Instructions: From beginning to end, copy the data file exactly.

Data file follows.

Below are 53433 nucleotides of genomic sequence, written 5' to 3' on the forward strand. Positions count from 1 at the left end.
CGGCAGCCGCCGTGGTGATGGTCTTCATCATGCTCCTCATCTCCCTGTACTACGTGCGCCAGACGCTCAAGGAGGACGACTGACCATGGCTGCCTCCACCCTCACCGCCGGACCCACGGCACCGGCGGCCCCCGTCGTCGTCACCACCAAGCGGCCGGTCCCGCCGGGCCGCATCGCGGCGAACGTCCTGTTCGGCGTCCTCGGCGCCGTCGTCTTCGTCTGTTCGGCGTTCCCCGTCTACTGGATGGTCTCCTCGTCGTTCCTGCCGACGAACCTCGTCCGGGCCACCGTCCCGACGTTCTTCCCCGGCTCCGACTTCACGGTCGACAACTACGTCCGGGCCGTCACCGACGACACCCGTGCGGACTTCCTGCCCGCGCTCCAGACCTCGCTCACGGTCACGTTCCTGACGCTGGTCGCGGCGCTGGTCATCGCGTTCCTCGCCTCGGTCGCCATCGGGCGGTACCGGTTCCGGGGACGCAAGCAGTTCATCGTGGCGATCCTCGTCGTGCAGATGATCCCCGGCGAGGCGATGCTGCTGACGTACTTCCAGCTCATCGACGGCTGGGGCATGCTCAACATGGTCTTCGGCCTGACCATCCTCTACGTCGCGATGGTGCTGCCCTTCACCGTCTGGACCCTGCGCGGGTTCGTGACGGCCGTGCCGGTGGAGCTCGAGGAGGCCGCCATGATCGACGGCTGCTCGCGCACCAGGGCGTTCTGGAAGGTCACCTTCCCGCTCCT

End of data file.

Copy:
Below are 53433 nucleotides of genomic sequence, written 5' to 3' on the forward strand. Positions count from 1 at the left end.
CGGCAGCCGCCGTGGTGATGGTCTTCATCATGCTCCTCATCTCCCTGTACTACGTGCGCCAGACGCTCAAGGAGGACGACTGACCATGGCTGCCTCCACCCTCACCGCCGGACCCACGGCACCGGCGGCCCCCGTCGTCGTCACCACCAAGCGGCCGGTCCCGCCGGGCCGCATCGCGGCGAACGTCCTGTTCGGCGTCCTCGGCGCCGTCGTCTTCGTCTGTTCGGCGTTCCCCGTCTACTGGATGGTCTCCTCGTCGTTCCTGCCGACGAACCTCGTCCGGGCCACCGTCCCGACGTTCTTCCCCGGCTCCGACTTCACGGTCGACAACTACGTCCGGGCCGTCACCGACGACACCCGTGCGGACTTCCTGCCCGCGCTCCAGACCTCGCTCACGGTCACGTTCCTGACGCTGGTCGCGGCGCTGGTCATCGCGTTCCTCGCCTCGGTCGCCATCGGGCGGTACCGGTTCCGGGGACGCAAGCAGTTCATCGTGGCGATCCTCGTCGTGCAGATGATCCCCGGCGAGGCGATGCTGCTGACGTACTTCCAGCTCATCGACGGCTGGGGCATGCTCAACATGGTCTTCGGCCTGACCATCCTCTACGTCGCGATGGTGCTGCCCTTCACCGTCTGGACCCTGCGCGGGTTCGTGACGGCCGTGCCGGTGGAGCTCGAGGAGGCCGCCATGATCGACGGCTGCTCGCGCACCAGGGCGTTCTGGAAGGTCACCTTCCCGCTCCT